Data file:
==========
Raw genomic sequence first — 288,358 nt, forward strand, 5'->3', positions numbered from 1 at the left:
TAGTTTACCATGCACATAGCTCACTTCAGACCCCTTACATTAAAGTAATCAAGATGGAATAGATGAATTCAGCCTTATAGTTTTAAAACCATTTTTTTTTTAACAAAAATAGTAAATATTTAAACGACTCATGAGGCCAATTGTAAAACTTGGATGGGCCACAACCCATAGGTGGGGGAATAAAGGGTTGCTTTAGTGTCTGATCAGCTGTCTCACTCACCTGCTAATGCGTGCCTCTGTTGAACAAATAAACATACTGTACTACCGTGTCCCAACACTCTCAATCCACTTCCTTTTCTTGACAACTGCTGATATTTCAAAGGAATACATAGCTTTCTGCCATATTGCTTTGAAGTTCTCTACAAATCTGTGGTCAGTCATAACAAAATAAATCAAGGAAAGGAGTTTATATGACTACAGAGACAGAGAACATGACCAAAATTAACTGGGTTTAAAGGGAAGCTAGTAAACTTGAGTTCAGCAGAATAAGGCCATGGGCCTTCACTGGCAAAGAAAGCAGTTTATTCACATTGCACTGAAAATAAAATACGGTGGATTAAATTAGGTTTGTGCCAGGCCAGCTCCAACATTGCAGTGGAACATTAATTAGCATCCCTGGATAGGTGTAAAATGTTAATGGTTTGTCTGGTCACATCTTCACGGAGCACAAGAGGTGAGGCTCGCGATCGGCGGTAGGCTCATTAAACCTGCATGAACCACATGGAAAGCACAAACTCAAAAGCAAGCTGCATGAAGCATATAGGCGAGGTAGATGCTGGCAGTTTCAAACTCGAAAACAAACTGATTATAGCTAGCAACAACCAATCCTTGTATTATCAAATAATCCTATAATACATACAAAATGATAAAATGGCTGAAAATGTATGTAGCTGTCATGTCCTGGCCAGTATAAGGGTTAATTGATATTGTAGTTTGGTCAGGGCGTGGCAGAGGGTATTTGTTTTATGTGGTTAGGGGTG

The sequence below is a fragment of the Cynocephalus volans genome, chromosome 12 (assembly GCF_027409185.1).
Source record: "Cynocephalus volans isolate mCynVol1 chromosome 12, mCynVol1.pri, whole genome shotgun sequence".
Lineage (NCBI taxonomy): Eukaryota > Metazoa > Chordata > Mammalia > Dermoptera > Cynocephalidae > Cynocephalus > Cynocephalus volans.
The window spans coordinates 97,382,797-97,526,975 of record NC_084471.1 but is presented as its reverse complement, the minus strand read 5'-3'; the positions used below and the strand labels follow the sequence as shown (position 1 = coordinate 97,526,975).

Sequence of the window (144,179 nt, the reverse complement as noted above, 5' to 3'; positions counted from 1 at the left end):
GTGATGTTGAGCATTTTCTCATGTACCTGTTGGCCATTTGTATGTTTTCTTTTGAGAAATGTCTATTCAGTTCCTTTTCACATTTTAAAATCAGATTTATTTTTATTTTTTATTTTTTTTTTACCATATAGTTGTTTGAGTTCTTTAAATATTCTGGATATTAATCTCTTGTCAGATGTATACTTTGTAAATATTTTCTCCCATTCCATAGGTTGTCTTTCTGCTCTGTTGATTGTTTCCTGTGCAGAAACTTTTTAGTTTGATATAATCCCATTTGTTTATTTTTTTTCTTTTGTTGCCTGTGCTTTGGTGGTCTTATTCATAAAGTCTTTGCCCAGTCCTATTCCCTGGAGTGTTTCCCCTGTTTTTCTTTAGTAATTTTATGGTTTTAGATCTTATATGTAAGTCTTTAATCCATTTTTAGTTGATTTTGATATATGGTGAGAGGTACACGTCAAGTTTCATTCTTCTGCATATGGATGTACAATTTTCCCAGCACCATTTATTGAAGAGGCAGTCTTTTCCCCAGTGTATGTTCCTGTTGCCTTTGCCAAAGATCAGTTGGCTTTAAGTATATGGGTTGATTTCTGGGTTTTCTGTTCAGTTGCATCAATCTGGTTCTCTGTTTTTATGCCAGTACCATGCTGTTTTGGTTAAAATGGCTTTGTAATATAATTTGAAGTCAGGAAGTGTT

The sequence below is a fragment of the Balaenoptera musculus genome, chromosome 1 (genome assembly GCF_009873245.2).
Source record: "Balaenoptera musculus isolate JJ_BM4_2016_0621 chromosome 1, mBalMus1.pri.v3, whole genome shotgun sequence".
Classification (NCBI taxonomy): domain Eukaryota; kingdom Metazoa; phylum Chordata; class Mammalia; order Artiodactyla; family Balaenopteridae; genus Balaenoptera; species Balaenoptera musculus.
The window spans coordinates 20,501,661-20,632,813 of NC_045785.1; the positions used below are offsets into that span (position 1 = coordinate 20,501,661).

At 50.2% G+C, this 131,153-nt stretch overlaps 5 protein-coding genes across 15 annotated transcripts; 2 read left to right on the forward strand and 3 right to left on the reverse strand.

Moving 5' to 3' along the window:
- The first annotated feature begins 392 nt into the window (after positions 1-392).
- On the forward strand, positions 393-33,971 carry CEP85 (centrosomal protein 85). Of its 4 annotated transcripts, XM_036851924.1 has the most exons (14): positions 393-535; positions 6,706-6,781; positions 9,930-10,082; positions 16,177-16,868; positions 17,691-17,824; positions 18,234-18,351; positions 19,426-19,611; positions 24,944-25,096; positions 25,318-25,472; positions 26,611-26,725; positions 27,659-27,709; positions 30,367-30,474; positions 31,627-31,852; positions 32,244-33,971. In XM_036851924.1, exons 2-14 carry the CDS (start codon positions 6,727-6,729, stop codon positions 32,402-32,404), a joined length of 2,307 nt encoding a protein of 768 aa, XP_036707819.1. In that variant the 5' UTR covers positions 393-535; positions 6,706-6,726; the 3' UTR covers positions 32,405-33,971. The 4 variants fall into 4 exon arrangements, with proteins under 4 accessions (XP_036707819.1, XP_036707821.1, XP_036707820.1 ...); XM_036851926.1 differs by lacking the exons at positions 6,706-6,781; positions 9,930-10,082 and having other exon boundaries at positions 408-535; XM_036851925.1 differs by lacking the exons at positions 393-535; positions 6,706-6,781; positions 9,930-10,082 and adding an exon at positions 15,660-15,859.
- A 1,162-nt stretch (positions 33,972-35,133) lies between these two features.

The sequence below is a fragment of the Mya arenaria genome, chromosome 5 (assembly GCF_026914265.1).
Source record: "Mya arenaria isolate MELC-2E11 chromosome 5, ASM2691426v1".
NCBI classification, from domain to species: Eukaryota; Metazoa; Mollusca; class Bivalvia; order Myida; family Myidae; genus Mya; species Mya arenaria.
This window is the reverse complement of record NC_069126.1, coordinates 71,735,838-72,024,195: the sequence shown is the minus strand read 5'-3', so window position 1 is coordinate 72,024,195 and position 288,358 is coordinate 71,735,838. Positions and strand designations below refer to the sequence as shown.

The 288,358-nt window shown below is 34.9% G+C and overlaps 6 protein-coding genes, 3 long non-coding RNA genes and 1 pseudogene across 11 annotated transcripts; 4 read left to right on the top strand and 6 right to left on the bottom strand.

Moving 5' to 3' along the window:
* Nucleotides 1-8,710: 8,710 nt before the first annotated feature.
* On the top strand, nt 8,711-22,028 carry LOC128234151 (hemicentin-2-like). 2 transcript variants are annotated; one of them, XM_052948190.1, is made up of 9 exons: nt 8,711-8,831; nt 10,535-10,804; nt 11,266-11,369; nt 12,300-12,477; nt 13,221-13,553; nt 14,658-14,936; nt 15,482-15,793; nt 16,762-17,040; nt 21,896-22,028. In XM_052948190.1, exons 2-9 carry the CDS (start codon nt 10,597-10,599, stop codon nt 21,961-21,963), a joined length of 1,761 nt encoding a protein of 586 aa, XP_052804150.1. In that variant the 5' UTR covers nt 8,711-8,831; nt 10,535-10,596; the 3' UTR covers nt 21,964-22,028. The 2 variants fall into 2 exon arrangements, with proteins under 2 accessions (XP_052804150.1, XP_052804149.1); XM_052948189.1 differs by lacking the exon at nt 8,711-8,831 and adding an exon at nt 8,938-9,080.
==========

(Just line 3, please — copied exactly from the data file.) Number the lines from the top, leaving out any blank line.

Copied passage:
The sequence below is a fragment of the Cynocephalus volans genome, chromosome 12 (assembly GCF_027409185.1).